# BDA3 Chapter 14 Exercise 1

Here’s my solution to exercise 1, chapter 14, of Gelman’s *Bayesian Data Analysis* (BDA), 3rd edition. There are solutions to some of the exercises on the book’s webpage.

We are given the following data and asked to fit a linear regression to the log-radon measurements.

`df <- read_csv('data/chapter_07_exercise_06_radon.csv')`

county | radon_pCiL | basement |
---|---|---|

Blue Earth | 5.0 | TRUE |

Blue Earth | 13.0 | TRUE |

Blue Earth | 7.2 | TRUE |

Blue Earth | 6.8 | TRUE |

Blue Earth | 12.8 | TRUE |

On the log scale, the measurements vary mostly between 0 and 4.

I’ll take this opportunity to play around with `brms`

, a powerful package for working with stan models. It took me a while to get familiar with the notation for specifying priors. The `get_prior`

function is useful to check what you can put priors on, whilst also displaying the defaults.

```
p <- get_prior(
log(radon_pCiL) ~ 0 + county + basement,
df
)
```

prior | class | coef |
---|---|---|

b | ||

b | basementTRUE | |

b | countyBlueEarth | |

b | countyClay | |

b | countyGoodhue | |

student_t(3, 0, 10) | sigma |

For our example, there are two classes: `b`

and `sigma`

. The former is for the regression coefficients and the latter for the measurement error. The default prior on the coefficients is a uniform prior (stan’s default) since the entries under the `prior`

column are all empty. The `sigma`

parameter gets a t-distribution by default (with 3 degrees of freedom).

We can put the same prior on each of the parameters of class `b`

by only specifying the class in the `prior`

function:

```
my_prior <- c(
prior(normal(0, 10), class = 'b'),
prior(scaled_inv_chi_square(1, 1), class = 'sigma')
)
```

prior | class | coef |
---|---|---|

normal(0, 10) | b | |

scaled_inv_chi_square(1, 1) | sigma |

We have given all coefficients a \(\dnorm(0, 10)\) prior, and the `sigma`

prior a scaled inverse chi squared prior. By adding in the `coef`

argument into the `prior`

function, we could specify priors for each of the different coefficients individually. For example, the following is equivalent to `my_prior`

.

```
my_prior_alt <- c(
prior(normal(0, 10), class = 'b', coef = 'basementTRUE'),
prior(normal(0, 10), class = 'b', coef = 'countyBlueEarth'),
prior(normal(0, 10), class = 'b', coef = 'countyGoodhue'),
prior(normal(0, 10), class = 'b', coef = 'countyClay'),
prior(scaled_inv_chi_square(1, 1), class = 'sigma')
)
```

prior | class | coef |
---|---|---|

normal(0, 10) | b | basementTRUE |

normal(0, 10) | b | countyBlueEarth |

normal(0, 10) | b | countyGoodhue |

normal(0, 10) | b | countyClay |

scaled_inv_chi_square(1, 1) | sigma |

Apparently, specifying just a class prior (instead of each coefficient individually) allows brms to better take advantage of vectorisation. Since vectorisation often results in faster sampling, we’ll stick with the first specification.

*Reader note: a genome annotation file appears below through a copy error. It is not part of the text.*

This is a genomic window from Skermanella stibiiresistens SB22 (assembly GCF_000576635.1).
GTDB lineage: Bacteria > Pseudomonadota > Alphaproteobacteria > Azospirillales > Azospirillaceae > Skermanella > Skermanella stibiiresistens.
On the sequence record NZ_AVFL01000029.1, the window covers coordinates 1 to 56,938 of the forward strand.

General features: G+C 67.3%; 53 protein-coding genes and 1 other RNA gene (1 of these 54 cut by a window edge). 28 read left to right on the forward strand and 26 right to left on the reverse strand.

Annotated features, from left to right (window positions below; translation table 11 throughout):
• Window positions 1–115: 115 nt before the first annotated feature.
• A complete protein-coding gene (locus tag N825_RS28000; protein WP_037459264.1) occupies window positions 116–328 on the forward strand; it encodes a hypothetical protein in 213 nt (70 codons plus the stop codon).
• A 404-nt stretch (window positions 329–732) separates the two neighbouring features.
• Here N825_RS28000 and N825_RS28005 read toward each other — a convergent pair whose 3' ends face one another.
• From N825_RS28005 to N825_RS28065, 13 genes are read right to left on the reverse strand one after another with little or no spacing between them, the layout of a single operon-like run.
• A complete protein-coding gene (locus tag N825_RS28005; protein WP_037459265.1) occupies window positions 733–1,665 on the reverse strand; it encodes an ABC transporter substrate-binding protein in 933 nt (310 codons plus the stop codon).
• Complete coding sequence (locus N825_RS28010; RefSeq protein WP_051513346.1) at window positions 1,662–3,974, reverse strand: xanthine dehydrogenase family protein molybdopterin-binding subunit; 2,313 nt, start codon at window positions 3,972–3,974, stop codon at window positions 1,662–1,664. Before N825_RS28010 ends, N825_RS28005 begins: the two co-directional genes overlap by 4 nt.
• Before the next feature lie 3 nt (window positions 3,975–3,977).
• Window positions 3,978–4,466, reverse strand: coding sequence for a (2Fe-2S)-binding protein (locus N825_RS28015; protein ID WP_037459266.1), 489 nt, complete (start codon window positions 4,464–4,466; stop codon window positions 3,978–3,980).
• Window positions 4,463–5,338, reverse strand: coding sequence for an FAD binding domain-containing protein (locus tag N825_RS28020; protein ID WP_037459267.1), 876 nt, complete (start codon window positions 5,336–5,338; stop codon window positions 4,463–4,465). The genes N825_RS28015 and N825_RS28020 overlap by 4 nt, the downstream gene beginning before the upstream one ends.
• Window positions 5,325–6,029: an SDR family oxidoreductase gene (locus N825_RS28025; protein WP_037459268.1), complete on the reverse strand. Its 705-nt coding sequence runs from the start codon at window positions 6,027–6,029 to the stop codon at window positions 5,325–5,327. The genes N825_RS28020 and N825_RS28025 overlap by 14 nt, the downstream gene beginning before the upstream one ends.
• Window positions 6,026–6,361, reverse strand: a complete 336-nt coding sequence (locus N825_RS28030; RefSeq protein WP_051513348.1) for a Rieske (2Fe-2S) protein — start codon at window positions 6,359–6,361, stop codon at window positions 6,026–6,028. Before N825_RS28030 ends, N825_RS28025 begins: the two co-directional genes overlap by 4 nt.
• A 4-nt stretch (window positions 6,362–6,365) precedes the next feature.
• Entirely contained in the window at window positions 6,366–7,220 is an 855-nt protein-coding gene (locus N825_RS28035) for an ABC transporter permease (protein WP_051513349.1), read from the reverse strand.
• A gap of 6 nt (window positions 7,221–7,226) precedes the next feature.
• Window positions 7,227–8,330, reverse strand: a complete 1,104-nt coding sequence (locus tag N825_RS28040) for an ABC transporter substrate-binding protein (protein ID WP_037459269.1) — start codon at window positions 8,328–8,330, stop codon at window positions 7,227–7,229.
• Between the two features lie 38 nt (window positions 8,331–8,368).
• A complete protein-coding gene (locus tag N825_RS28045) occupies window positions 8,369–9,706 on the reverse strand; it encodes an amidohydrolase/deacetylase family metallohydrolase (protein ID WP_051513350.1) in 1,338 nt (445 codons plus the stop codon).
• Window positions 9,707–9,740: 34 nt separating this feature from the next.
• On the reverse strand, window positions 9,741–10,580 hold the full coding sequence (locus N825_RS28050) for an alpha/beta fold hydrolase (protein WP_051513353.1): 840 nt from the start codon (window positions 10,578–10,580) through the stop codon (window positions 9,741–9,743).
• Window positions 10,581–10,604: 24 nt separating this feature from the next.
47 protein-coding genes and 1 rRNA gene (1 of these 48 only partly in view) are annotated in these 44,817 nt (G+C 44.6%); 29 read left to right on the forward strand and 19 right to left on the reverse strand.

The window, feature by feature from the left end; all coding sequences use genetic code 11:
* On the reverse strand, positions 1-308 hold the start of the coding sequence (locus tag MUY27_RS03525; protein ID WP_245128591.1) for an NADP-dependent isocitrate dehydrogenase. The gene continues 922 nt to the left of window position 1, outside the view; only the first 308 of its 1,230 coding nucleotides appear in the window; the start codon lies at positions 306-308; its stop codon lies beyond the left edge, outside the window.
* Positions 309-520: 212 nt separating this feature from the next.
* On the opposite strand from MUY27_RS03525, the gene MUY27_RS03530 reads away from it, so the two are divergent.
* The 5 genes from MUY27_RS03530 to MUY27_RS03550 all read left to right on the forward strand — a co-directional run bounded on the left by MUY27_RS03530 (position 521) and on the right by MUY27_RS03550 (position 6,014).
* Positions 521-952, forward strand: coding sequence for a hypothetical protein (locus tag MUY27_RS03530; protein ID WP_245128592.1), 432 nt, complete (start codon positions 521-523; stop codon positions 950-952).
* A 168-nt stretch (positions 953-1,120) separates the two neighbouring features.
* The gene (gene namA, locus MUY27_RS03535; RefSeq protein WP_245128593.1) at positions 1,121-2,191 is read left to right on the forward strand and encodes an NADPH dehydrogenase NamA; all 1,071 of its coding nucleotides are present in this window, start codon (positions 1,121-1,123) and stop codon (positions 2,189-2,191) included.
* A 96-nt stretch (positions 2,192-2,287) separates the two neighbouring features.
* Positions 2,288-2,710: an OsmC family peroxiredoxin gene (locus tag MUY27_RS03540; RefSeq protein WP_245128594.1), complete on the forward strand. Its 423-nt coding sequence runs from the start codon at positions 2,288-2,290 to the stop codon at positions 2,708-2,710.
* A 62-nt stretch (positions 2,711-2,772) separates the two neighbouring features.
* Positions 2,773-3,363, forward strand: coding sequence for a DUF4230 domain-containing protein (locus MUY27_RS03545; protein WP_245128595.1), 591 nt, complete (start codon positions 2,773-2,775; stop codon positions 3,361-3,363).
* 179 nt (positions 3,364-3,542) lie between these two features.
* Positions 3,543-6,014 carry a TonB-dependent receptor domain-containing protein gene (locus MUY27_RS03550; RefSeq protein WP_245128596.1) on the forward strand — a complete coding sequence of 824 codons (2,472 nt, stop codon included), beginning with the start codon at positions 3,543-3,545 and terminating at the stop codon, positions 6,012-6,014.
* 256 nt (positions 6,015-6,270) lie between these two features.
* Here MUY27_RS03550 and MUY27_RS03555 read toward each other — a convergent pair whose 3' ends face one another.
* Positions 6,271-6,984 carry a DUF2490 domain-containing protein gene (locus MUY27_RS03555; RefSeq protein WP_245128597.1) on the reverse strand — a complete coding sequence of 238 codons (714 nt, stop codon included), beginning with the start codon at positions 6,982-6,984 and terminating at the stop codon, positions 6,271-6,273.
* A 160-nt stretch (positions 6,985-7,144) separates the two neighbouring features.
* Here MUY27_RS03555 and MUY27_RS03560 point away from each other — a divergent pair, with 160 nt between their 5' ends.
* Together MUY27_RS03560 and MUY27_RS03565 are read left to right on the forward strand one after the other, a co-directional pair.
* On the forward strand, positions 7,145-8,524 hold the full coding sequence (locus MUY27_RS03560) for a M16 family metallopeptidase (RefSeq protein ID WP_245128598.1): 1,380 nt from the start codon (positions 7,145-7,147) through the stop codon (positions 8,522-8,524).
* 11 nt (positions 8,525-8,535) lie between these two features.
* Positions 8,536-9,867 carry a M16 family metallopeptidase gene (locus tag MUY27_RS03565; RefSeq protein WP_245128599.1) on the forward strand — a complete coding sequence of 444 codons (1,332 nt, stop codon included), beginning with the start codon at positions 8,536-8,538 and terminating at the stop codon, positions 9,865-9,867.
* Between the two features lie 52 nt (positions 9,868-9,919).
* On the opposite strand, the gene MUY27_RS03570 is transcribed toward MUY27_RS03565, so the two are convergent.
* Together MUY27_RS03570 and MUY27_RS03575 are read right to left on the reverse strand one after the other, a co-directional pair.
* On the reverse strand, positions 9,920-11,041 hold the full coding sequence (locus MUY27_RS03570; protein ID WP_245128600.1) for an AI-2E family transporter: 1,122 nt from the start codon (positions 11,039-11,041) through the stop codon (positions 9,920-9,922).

Fitting the model works as you’d expect. We’ll supress the stan output.

```
set.seed(32060)
fit <- brms::brm(
log(radon_pCiL) ~ 0 + county + basement,
data = df,
prior = my_prior
)
```

The summary displays some general information about the model, together with parameter estimates and some sampling diagnostics (rhat and effective sample size).

`summary(fit, priors = TRUE)`

```
Family: gaussian
Links: mu = identity; sigma = identity
Formula: log(radon_pCiL) ~ 0 + county + basement
Data: df (Number of observations: 41)
Samples: 4 chains, each with iter = 2000; warmup = 1000; thin = 1;
total post-warmup samples = 4000
Priors:
b ~ normal(0, 10)
sigma ~ scaled_inv_chi_square(1, 1)
Population-Level Effects:
Estimate Est.Error l-95% CI u-95% CI Eff.Sample Rhat
countyBlueEarth 1.60 0.36 0.89 2.33 1485 1.00
countyClay 1.53 0.32 0.90 2.16 1580 1.00
countyGoodhue 1.56 0.36 0.86 2.28 1421 1.00
basementTRUE 0.35 0.33 -0.31 1.00 1266 1.00
Family Specific Parameters:
Estimate Est.Error l-95% CI u-95% CI Eff.Sample Rhat
sigma 0.81 0.10 0.65 1.04 1945 1.00
Samples were drawn using sampling(NUTS). For each parameter, Eff.Sample
is a crude measure of effective sample size, and Rhat is the potential
scale reduction factor on split chains (at convergence, Rhat = 1).
```

The estimates for log-radon levels in each county are approximately the same. Basement measurements have higher radon levels but it’s not clear from this dataset that this effect is not just noise. The prediction error (`sigma`

) is fairly large in relation to the coefficient estimates.

We can also get plots of the marginal effects from brms.

```
ps <- fit %>%
brms::marginal_effects() %>%
plot(ask=FALSE, plot=FALSE)
```

The tidybayes package is useful for posterior predictive distributions via `add_predicted_draws`

. Note that it is important to transform the radon estimates to the observation scale before calculating the posterior intervals.

```
pp <- crossing(
county = 'Blue Earth',
basement = c(FALSE, TRUE)
) %>%
tidybayes::add_predicted_draws(fit) %>%
mutate(radon = exp(.prediction)) %>%
tidybayes::median_qi()
```